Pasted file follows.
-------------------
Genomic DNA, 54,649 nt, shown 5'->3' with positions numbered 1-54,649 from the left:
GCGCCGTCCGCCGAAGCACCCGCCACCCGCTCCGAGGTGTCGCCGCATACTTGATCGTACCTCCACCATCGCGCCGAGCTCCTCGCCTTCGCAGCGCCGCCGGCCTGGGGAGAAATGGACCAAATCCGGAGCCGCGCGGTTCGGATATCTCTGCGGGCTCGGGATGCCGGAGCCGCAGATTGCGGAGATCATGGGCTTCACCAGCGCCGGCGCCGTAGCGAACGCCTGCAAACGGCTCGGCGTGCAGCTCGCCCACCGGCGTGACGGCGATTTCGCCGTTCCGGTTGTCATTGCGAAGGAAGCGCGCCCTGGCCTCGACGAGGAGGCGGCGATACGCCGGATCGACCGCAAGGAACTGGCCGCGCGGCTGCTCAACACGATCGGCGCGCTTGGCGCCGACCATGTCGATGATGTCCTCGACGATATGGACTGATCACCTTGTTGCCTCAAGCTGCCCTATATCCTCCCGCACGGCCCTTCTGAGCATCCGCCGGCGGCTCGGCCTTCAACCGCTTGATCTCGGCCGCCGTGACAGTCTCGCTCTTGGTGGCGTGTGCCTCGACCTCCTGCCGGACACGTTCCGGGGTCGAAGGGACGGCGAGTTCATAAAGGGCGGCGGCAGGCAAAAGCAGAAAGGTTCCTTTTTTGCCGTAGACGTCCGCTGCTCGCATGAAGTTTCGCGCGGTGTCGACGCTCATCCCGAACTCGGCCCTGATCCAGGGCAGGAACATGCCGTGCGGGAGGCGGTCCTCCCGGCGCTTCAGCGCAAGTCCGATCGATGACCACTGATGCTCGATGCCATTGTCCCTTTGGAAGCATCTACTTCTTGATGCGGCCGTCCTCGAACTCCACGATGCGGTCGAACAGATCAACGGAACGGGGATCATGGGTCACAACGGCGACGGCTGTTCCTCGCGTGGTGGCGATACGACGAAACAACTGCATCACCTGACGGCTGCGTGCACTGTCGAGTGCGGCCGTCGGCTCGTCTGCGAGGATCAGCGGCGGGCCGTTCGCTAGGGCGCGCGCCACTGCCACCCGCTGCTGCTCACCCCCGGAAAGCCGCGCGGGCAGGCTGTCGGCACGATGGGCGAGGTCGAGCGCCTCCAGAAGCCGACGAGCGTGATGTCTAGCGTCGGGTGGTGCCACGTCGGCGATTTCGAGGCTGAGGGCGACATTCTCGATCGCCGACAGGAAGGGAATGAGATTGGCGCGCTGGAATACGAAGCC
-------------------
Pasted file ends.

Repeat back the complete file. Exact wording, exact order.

Genomic DNA, 54,649 nt, shown 5'->3' with positions numbered 1-54,649 from the left:
GCGCCGTCCGCCGAAGCACCCGCCACCCGCTCCGAGGTGTCGCCGCATACTTGATCGTACCTCCACCATCGCGCCGAGCTCCTCGCCTTCGCAGCGCCGCCGGCCTGGGGAGAAATGGACCAAATCCGGAGCCGCGCGGTTCGGATATCTCTGCGGGCTCGGGATGCCGGAGCCGCAGATTGCGGAGATCATGGGCTTCACCAGCGCCGGCGCCGTAGCGAACGCCTGCAAACGGCTCGGCGTGCAGCTCGCCCACCGGCGTGACGGCGATTTCGCCGTTCCGGTTGTCATTGCGAAGGAAGCGCGCCCTGGCCTCGACGAGGAGGCGGCGATACGCCGGATCGACCGCAAGGAACTGGCCGCGCGGCTGCTCAACACGATCGGCGCGCTTGGCGCCGACCATGTCGATGATGTCCTCGACGATATGGACTGATCACCTTGTTGCCTCAAGCTGCCCTATATCCTCCCGCACGGCCCTTCTGAGCATCCGCCGGCGGCTCGGCCTTCAACCGCTTGATCTCGGCCGCCGTGACAGTCTCGCTCTTGGTGGCGTGTGCCTCGACCTCCTGCCGGACACGTTCCGGGGTCGAAGGGACGGCGAGTTCATAAAGGGCGGCGGCAGGCAAAAGCAGAAAGGTTCCTTTTTTGCCGTAGACGTCCGCTGCTCGCATGAAGTTTCGCGCGGTGTCGACGCTCATCCCGAACTCGGCCCTGATCCAGGGCAGGAACATGCCGTGCGGGAGGCGGTCCTCCCGGCGCTTCAGCGCAAGTCCGATCGATGACCACTGATGCTCGATGCCATTGTCCCTTTGGAAGCATCTACTTCTTGATGCGGCCGTCCTCGAACTCCACGATGCGGTCGAACAGATCAACGGAACGGGGATCATGGGTCACAACGGCGACGGCTGTTCCTCGCGTGGTGGCGATACGACGAAACAACTGCATCACCTGACGGCTGCGTGCACTGTCGAGTGCGGCCGTCGGCTCGTCTGCGAGGATCAGCGGCGGGCCGTTCGCTAGGGCGCGCGCCACTGCCACCCGCTGCTGCTCACCCCCGGAAAGCCGCGCGGGCAGGCTGTCGGCACGATGGGCGAGGTCGAGCGCCTCCAGAAGCCGACGAGCGTGATGTCTAGCGTCGGGTGGTGCCACGTCGGCGATTTCGAGGCTGAGGGCGACATTCTCGATCGCCGACAGGAAGGGAATGAGATTGGCGCGCTGGAATACGAAGCC